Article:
Both ARTN and its receptor complex GFRα3/RET were found to be overexpressed in PC, not only in primary cancer cells but also the surrounding tissues [47]. These mediators can promote the motility and invasiveness of MIA PaCa-2 cells. When ARTN treatment was administered, MMP-2 expression increases, and E-cadherin expression decreases [48]. Most notably, ARTN/GFRα3 increases the migration and invasion of PCCs in a manner like GDNF/GFRα1 [42, 47].

Prostate cancer

GDNF and GFR α 1 are secreted by the increased nerves in the peritumoral stroma of prostate cancer to create a perineural niche where RET signaling can occur. These factors are secreted via paracrine signaling, and some prostate cell lines can also express and specifically secrete GFRα1, perhaps via an autocrine mechanism [49]. In prostate cancer, GFRa1 plays a limiting role that supports GDNF/RET signaling to activate both the PI3K/AKT and MAPK/ERK pathways through phosphorylation of RET on Tyr1062, enhancing proliferation in vitro and tumor growth in vivo [1, 49]. Furthermore, GDNF stimulation increased the proliferation rate of prostate cancer cells and activated the signal pathway through GFRα1/SRC pathway, which was related to the expression level of GFRα1, but not related to RET. In addition, GFRα1/SRC activation can promote homing of resistant prostate cancer cells to a microenvironment with augmented growth-promoting and resistance-inducing properties [50]. Despite a report indicating coimmunoprecipitation of GFRα1 and SRC, whether they interact directly needs further verification due to their positions on opposite sides of the lipid bilayer.


GFRα2 is upregulated in neuroblastoma cells and tissues, and its overexpression promotes neuroblastoma cell proliferation. As revealed by a recent study using colony formation assays and western blot analysis, GFRα2 interacts with phosphatase and tensin homolog (PTEN), a tumor suppressor that inhibits the well-known PI3K/AKT pathway. Consequently, GFRα2 promotes neuroblastoma cell proliferation by activating the PI3K/AKT pathway [51]. GFRα1 is a direct target of Ape1/Ref-1 in Neuro2a mouse neuroblastoma cells. Ape1/Ref-1 expression causes the clustering of GFRα1 in lipid rafts in response to GDNF, contributing to phosphorylation of AKT and PLCγ-1 and stimulating cell proliferation [52]. Another report [53] showed that the inhibitor of PLC-γ blocks the pro-survival effect of GDNF on the spinal motoneurons in vitro, but it's an indirect data. There are several studies indicating that GDNF may activate PLC-γ signaling pathway, but additional work is needed to answer this question.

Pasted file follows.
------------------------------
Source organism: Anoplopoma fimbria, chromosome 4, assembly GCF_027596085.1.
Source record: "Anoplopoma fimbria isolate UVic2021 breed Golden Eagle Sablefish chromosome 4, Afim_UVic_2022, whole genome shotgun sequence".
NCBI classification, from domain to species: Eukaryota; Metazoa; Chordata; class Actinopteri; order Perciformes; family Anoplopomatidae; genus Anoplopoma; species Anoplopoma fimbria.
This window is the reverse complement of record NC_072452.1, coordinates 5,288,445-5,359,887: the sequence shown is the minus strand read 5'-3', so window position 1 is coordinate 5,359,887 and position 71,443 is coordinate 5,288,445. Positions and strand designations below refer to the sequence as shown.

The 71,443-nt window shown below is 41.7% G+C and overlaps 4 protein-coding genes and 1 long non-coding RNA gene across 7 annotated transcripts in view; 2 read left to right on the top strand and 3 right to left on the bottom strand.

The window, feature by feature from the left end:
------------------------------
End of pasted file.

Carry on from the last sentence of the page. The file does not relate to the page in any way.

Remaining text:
Colorectal cancer

GDNF and NRTN were highly expressed in colorectal cells, whereas the coreceptor GFRα1 and RET were expressed in the surrounding ganglia and glial cells [54]. Increased expression of GDNF enhances β1 integrin expression via signaling through RET/GFRα1 in colorectal cancer cell lines, thus strongly influencing adhesion to and invasion of the extracellular matrix (ECM). Subsequently, these cancer cells exhibit increased invasive ability and malignancy [55]. According to a recent report, demethylation of GFRα1 is a frequent event during colorectal cancer development, and high dmGFRα1 levels can result in GFRA1 overexpression and significantly increase cancer malignancy [56]; similar results were also observed in gastric cancer [57]. Further research showed that GFRα1 enhances proliferation probably by activating the AKT and ERK pathways; thus, GFRα1 might be a marker for poor prognosis in colorectal cancer [56].

Gastric cancer

In addition, genome-wide DNA methylation analysis showed that methylation changes in GFRα1 are positively correlated with gastric carcinoma metastasis [57]. Similarly, the GFRα3 promoter region was shown to be markedly hypermethylated in almost all gastric tumors [58]. However, whether these changes can strongly influence the relevant phenotypes is less clear.

Lung cancer

ARTN, RET, and GFRα3 have been demonstrated to be upregulated in non-small cell lung carcinoma (NSCLC) cells compared with their normal counterparts, while high ARTN expression also enhances the migration and invasion of NSCLC cells. The oncogenic effect of ARTN is correlated with BCL2 expression, and these two phenomena may be causally related. Notably, both GFRα3 and GFRα1 are expressed in H1299 cells, whereas GFRA3 is expressed only in H1975 cells [59].

Other cancers

In acute myeloid leukemia cells, RET signaling was observed to be activated via ARTN/GFRα3 and NRTN/GFRα2 ligand/coreceptor complexes, and mTORC1-mediated suppression of autophagy was identified as a downstream pathway [60]. The differential activity of GFRα pathways in different cancers are shown in Table 1. More details on study methods or antibody specificity of above reviewed literatures are listed in Supplementary Table 1.

GFRα and neural invasion